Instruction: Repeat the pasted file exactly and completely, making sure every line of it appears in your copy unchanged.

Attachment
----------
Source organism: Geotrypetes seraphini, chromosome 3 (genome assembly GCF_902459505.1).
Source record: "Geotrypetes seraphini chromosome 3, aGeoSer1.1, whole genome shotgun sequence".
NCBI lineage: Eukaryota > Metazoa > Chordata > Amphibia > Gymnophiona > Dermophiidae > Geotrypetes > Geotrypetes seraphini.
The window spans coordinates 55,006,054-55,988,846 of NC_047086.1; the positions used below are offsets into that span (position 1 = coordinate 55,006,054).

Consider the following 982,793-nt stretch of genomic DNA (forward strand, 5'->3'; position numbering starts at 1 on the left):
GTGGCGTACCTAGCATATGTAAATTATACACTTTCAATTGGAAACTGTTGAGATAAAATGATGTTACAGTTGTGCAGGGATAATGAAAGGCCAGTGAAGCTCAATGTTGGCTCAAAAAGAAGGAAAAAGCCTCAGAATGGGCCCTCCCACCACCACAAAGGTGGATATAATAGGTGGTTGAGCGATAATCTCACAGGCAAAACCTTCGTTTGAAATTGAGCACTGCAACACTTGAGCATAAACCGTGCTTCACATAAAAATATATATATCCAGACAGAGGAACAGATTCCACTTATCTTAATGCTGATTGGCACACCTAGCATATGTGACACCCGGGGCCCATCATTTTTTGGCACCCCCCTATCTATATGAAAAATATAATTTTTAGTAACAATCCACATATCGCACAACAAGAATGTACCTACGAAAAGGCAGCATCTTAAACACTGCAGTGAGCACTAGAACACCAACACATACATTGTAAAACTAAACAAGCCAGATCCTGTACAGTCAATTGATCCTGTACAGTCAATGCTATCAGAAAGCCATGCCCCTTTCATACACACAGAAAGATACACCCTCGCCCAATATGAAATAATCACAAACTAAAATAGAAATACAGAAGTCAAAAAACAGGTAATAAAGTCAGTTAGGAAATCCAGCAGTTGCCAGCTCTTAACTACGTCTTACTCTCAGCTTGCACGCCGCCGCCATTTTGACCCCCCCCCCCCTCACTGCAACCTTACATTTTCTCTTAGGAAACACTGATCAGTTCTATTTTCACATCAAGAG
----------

Source organism: Geotrypetes seraphini, chromosome 3 (genome assembly GCF_902459505.1).
Source record: "Geotrypetes seraphini chromosome 3, aGeoSer1.1, whole genome shotgun sequence".
NCBI lineage: Eukaryota > Metazoa > Chordata > Amphibia > Gymnophiona > Dermophiidae > Geotrypetes > Geotrypetes seraphini.
The window spans coordinates 55,006,054-55,988,846 of NC_047086.1; the positions used below are offsets into that span (position 1 = coordinate 55,006,054).

Consider the following 982,793-nt stretch of genomic DNA (forward strand, 5'->3'; position numbering starts at 1 on the left):
GTGGCGTACCTAGCATATGTAAATTATACACTTTCAATTGGAAACTGTTGAGATAAAATGATGTTACAGTTGTGCAGGGATAATGAAAGGCCAGTGAAGCTCAATGTTGGCTCAAAAAGAAGGAAAAAGCCTCAGAATGGGCCCTCCCACCACCACAAAGGTGGATATAATAGGTGGTTGAGCGATAATCTCACAGGCAAAACCTTCGTTTGAAATTGAGCACTGCAACACTTGAGCATAAACCGTGCTTCACATAAAAATATATATATCCAGACAGAGGAACAGATTCCACTTATCTTAATGCTGATTGGCACACCTAGCATATGTGACACCCGGGGCCCATCATTTTTTGGCACCCCCCTATCTATATGAAAAATATAATTTTTAGTAACAATCCACATATCGCACAACAAGAATGTACCTACGAAAAGGCAGCATCTTAAACACTGCAGTGAGCACTAGAACACCAACACATACATTGTAAAACTAAACAAGCCAGATCCTGTACAGTCAATTGATCCTGTACAGTCAATGCTATCAGAAAGCCATGCCCCTTTCATACACACAGAAAGATACACCCTCGCCCAATATGAAATAATCACAAACTAAAATAGAAATACAGAAGTCAAAAAACAGGTAATAAAGTCAGTTAGGAAATCCAGCAGTTGCCAGCTCTTAACTACGTCTTACTCTCAGCTTGCACGCCGCCGCCATTTTGACCCCCCCCCCCCTCACTGCAACCTTACATTTTCTCTTAGGAAACACTGATCAGTTCTATTTTCACATCAAGAG